In order to fabricate low-loss silica-based fibers cost-effectively, we propose a method that can be utilized
to predict their Rayleigh scattering loss before they are drawn. The method is based on the relationship between
their fictive temperature and drawing conditions such as drawing speed, length, and temperature distribution in the
furnace. First, we constructed a theoretical model that describes the effects of fictive temperature, dopant
concentration, and optical power distribution in the fiber cross section on the Rayleigh scattering loss. We applied
the model to a GeO<sub>2</sub>-doped silica-core single-mode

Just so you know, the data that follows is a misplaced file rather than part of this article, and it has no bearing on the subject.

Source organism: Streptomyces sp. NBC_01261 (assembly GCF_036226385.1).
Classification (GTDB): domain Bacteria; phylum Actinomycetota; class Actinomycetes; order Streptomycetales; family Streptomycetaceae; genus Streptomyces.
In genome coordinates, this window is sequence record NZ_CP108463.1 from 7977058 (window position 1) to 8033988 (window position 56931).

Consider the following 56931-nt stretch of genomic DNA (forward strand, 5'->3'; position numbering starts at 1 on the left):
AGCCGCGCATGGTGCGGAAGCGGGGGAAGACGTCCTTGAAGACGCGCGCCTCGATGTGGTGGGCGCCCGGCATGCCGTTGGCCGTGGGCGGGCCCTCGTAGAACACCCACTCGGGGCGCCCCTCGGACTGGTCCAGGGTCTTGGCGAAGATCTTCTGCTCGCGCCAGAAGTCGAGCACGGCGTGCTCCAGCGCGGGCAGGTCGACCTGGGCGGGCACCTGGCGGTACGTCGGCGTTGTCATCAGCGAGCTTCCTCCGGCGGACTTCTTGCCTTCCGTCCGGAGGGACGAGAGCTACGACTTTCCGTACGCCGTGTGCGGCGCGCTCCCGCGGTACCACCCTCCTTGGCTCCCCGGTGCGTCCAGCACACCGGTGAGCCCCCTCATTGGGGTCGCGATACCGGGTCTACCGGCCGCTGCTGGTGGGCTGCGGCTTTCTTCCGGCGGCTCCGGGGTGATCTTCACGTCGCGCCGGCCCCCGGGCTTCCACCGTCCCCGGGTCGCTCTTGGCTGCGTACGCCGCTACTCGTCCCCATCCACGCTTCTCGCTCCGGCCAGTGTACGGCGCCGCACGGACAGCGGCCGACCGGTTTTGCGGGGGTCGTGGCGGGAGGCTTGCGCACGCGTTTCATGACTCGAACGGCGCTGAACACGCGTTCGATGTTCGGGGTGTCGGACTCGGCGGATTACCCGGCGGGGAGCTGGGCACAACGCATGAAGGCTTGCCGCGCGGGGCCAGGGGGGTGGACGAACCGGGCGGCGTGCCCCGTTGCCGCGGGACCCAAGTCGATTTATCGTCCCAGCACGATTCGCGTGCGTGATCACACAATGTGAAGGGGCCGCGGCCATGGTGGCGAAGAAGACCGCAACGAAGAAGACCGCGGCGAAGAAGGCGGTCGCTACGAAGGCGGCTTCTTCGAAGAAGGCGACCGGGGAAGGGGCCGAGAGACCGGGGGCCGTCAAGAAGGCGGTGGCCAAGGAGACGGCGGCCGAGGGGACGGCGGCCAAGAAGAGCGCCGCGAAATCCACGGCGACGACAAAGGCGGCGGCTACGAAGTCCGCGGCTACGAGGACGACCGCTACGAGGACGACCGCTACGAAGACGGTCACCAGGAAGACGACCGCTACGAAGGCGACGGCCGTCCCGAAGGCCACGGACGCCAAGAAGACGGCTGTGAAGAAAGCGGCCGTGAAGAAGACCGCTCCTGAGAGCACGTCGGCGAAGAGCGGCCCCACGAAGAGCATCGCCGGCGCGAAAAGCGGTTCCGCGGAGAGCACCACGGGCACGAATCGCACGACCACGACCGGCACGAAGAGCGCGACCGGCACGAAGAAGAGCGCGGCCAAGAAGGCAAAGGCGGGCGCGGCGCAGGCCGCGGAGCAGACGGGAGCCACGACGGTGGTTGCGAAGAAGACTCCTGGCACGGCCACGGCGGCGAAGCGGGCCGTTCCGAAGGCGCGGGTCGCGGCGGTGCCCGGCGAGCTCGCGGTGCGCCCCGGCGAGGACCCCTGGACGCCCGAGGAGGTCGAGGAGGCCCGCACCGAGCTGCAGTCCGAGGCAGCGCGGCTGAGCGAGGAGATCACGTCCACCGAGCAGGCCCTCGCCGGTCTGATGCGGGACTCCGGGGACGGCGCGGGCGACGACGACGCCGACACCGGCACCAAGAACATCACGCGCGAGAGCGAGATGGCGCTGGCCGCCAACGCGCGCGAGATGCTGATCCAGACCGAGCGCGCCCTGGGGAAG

fiber and confirmed that the experimental and calculated Rayleigh scattering values were in good agreement within a
relative error of 3%. Using the model as a basis, we demonstrate that the Rayleigh scattering loss of silica-based
fibers can be minimized by optimizing their cooling conditions in accordance with their drawing speed.
© 2007 IEEE
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